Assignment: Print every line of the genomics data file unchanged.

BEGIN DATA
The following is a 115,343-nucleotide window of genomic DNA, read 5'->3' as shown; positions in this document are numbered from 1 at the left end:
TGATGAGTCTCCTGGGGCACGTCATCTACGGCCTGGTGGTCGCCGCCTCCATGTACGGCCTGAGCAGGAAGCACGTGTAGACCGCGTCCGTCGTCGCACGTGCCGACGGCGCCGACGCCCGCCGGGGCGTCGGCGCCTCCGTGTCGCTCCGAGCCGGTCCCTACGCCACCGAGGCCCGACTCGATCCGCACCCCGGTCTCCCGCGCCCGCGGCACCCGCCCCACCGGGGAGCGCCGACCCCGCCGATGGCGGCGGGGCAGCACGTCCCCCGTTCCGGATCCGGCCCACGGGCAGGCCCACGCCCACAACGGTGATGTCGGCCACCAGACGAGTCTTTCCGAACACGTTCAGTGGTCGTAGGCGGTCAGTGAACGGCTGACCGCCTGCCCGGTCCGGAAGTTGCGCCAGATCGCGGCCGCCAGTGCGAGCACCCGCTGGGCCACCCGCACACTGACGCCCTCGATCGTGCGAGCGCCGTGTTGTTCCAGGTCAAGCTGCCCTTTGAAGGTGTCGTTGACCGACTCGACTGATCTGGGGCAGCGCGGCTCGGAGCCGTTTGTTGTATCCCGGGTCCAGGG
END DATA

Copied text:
The following is a 115,343-nucleotide window of genomic DNA, read 5'->3' as shown; positions in this document are numbered from 1 at the left end:
TGATGAGTCTCCTGGGGCACGTCATCTACGGCCTGGTGGTCGCCGCCTCCATGTACGGCCTGAGCAGGAAGCACGTGTAGACCGCGTCCGTCGTCGCACGTGCCGACGGCGCCGACGCCCGCCGGGGCGTCGGCGCCTCCGTGTCGCTCCGAGCCGGTCCCTACGCCACCGAGGCCCGACTCGATCCGCACCCCGGTCTCCCGCGCCCGCGGCACCCGCCCCACCGGGGAGCGCCGACCCCGCCGATGGCGGCGGGGCAGCACGTCCCCCGTTCCGGATCCGGCCCACGGGCAGGCCCACGCCCACAACGGTGATGTCGGCCACCAGACGAGTCTTTCCGAACACGTTCAGTGGTCGTAGGCGGTCAGTGAACGGCTGACCGCCTGCCCGGTCCGGAAGTTGCGCCAGATCGCGGCCGCCAGTGCGAGCACCCGCTGGGCCACCCGCACACTGACGCCCTCGATCGTGCGAGCGCCGTGTTGTTCCAGGTCAAGCTGCCCTTTGAAGGTGTCGTTGACCGACTCGACTGATCTGGGGCAGCGCGGCTCGGAGCCGTTTGTTGTATCCCGGGTCCAGGG